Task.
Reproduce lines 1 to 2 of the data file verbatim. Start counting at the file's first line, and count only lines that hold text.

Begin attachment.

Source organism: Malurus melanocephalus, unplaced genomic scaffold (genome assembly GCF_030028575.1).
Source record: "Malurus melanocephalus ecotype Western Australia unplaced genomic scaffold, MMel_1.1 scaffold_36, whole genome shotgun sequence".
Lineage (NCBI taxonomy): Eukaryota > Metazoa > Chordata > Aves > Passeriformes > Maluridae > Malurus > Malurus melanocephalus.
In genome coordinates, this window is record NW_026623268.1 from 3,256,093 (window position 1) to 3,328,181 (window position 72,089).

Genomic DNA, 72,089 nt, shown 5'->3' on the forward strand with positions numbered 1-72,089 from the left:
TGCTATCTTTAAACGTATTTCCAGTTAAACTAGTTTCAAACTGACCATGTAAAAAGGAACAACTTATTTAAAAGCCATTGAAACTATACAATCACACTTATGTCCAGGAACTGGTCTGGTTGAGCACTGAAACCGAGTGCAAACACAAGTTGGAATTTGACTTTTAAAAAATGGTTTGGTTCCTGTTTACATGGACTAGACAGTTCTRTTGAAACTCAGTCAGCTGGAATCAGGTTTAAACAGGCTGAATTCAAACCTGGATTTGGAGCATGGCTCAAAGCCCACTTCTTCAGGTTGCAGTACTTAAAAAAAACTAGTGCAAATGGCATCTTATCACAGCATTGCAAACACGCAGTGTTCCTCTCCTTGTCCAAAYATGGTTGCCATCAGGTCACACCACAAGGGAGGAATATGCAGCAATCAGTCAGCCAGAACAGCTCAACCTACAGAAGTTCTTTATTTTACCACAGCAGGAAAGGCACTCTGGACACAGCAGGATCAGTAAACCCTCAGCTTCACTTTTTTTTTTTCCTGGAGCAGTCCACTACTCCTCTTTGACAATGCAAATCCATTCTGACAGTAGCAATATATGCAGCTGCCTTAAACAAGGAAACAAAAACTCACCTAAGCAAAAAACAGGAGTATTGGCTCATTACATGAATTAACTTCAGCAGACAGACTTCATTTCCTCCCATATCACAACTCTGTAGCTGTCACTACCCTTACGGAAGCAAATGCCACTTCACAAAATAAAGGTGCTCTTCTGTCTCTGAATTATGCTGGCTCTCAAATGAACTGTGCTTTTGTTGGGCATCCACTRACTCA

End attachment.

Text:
Source organism: Malurus melanocephalus, unplaced genomic scaffold (genome assembly GCF_030028575.1).
Source record: "Malurus melanocephalus ecotype Western Australia unplaced genomic scaffold, MMel_1.1 scaffold_36, whole genome shotgun sequence".